I use a special "baby rice cooker" that fits inside our regular
rice cooker: the Dream Collection "Okayu Cup" for 839 yen from
BabiesRUs online (http://tinyurl.com/evn79). Very handy, and cooks
while your family rice is cooking.

Once your baby gets used to eating about 1-2 teaspoons of okayu,
you can move on to the vegetables and protein sources. For
vegetables, carrots, kabocha (pumpkin), spinach, and others are
good starters. For protein sources, either tofu (mashed) or very
finely mashed white fish is recommended. Worried about assembling
all the right tools (strainers, mortar/pestle, juicers, slicers)?
Then I heartily recommend the "Chori Set" from Pigeon: this set
of rinyushoku cooking implements is reasonably priced, compact,
and just the right size for baby food. The Pigeon "Chori Set"
is 2,099 yen at BabysRUs online: http://tinyurl.com/zjkyq. It
has everything you need!

The above advice is suitable for a baby just getting started on
solids, but what about older babies? In these cases, I recommend
looking either online or in books for ideas and recipes. The basic
book I use is "Hajimete no Rinyushoku" (First Baby Foods) by
Shufu no Tomo. The full-color pictures and great descriptions
make it easy to understand even with limited Japanese skills. The
step-by-step instructions are also very helpful, and there are
hundreds of recipes. You can buy it here (http://tinyurl.com/l4gbx)
from Amazon.co.jp for about 1,400 yen. Another great, and free, resource
is the Wakodo Rinyushoku homepage:
http://www.wakodo.co.jp/world/babyfood/
Tons of recipes here as well, all divided by age group and ingredient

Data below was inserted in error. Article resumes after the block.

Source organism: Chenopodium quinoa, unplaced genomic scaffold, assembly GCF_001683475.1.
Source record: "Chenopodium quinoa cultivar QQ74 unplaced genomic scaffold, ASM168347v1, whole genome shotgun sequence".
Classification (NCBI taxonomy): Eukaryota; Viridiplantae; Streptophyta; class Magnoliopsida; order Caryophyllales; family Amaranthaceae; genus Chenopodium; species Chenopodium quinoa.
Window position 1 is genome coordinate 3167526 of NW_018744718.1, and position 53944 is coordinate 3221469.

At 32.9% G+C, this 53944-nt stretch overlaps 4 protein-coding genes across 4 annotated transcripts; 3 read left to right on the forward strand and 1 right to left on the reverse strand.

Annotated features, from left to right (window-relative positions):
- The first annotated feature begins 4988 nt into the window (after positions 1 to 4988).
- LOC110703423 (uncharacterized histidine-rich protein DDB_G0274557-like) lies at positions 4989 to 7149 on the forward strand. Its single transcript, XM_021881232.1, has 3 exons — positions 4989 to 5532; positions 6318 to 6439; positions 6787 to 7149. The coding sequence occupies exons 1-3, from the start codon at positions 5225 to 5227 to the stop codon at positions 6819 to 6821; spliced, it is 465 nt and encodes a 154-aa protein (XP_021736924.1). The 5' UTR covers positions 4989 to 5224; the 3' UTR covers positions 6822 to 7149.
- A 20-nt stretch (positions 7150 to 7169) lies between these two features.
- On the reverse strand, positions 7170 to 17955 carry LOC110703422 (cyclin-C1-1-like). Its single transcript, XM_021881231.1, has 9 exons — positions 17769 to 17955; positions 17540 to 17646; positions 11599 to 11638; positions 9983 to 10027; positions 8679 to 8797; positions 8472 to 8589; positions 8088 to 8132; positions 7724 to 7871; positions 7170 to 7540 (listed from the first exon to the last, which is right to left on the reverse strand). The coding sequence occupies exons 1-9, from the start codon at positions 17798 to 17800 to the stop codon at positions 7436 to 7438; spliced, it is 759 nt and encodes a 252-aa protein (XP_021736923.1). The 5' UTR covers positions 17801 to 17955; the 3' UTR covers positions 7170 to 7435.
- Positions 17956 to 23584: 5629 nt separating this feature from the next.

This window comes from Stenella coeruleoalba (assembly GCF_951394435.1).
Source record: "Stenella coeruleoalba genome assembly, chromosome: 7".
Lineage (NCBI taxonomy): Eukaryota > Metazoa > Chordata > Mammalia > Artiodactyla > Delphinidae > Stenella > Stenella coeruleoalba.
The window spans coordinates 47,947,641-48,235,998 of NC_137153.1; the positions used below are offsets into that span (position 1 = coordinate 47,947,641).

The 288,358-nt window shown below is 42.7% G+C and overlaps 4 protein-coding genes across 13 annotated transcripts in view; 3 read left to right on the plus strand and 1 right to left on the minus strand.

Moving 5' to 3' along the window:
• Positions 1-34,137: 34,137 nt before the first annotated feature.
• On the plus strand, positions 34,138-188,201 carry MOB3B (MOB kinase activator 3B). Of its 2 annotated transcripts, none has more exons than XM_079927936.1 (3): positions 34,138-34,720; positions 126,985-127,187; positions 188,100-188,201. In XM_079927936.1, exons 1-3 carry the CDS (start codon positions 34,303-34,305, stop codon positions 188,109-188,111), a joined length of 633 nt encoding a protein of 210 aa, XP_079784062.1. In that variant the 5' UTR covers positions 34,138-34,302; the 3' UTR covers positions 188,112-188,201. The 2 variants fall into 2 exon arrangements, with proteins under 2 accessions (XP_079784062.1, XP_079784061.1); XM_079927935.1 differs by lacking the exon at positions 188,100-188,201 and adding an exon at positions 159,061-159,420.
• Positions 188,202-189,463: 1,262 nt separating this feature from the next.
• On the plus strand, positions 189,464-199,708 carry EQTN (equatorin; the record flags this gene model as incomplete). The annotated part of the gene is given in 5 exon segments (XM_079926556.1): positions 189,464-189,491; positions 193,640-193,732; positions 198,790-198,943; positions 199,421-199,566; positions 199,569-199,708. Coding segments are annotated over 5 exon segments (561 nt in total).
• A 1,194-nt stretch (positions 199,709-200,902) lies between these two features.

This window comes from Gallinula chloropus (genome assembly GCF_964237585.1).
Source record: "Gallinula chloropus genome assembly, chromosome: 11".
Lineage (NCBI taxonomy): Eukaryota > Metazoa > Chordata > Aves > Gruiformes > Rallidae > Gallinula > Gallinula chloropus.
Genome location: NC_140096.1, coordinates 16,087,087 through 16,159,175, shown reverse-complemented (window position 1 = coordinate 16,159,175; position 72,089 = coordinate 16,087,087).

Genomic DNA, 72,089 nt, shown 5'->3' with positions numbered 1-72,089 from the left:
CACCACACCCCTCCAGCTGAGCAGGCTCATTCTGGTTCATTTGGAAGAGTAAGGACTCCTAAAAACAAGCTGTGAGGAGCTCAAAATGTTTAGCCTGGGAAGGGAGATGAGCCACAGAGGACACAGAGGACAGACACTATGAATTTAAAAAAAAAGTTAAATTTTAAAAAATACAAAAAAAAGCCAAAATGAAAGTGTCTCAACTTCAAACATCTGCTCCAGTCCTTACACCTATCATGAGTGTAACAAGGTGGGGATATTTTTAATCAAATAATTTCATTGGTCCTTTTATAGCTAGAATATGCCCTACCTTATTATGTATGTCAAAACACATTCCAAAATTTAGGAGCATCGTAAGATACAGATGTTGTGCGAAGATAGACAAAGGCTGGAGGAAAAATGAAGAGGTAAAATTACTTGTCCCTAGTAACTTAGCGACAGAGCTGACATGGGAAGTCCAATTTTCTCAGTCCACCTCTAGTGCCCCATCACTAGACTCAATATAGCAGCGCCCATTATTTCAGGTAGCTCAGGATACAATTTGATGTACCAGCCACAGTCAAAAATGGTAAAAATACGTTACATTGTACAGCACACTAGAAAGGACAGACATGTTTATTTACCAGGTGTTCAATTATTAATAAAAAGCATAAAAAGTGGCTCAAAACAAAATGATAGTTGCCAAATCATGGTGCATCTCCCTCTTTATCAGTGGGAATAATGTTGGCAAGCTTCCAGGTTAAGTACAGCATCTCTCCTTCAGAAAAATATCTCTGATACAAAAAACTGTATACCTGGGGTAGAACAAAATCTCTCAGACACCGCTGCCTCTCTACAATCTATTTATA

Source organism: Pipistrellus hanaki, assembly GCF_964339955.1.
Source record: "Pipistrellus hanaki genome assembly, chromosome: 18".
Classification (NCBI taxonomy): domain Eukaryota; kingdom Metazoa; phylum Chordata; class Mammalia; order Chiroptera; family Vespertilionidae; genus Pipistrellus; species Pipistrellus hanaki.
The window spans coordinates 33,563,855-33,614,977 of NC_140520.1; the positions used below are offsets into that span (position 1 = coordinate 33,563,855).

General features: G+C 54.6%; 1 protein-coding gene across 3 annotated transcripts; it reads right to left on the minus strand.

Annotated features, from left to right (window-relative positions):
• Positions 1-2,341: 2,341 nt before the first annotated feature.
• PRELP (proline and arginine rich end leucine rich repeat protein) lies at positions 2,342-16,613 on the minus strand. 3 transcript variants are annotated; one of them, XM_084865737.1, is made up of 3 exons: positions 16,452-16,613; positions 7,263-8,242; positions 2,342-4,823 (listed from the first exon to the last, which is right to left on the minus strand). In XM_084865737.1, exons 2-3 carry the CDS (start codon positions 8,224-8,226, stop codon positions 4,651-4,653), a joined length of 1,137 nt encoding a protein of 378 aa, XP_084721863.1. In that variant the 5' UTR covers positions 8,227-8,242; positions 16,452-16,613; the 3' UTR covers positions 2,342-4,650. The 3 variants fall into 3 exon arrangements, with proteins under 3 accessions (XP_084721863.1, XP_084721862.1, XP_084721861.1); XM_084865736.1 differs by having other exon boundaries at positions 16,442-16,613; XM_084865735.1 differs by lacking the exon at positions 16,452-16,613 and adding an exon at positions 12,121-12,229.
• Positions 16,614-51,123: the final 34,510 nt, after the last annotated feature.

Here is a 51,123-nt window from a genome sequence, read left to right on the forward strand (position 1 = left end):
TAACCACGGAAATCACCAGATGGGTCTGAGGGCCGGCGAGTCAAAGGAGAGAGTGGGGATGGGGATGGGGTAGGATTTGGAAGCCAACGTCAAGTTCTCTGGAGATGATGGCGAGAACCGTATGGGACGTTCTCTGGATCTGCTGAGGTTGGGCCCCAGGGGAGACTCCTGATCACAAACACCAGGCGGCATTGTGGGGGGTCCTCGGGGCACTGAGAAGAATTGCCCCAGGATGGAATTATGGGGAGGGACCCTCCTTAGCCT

with photos (note: these recipes include promotions for Wakodo baby
food products, but you can easily substitute with homemade).

So, finally... is it worth the time and effort? Well, after only
two months of practice, I can say it has been fun, and we've made
good progress. It takes about 20 minutes a day (usually less)
to prepare two meals. Instead of cooking completely separate menus,
we simply use ingredients from our family dinners for our son's
meals. Judicious use of the freezer (freezing individual okayu
servings in ice cube trays, portion-size servings of fish or
bananas) also helps cut down on the time. And it is cheap:
other than the initial outlay for the items mentioned above,
it's practically free. And the food tastes pretty good too (I
definitely sample!).

So, if you've got a young baby, or are expecting one soon -
why not give homemade baby food (Japanese style) a try? You mind
find it (like I did) both frugal and fun.

Frugally yours,
Wendy J. Imura

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Written by: Wendy J. Imura (frugalwatch@japaninc.com)
Edited by: JI

Copyright 2005 Japan Inc. Communications Inc.

Comments

hi ,love your articles,am in africa kenya advice me on weaning a 6month old baby on recipes,ingredients and anything else i should know incuding precations.

It is quite important not to invest too much of yourself into making baby food. If the baby doesn't want something you have slaved over or are particularly proud of, you may be tempted to try anything to make her eat. And in due course it is a fun game to control Mommy that way, and eating problems may become ingrained.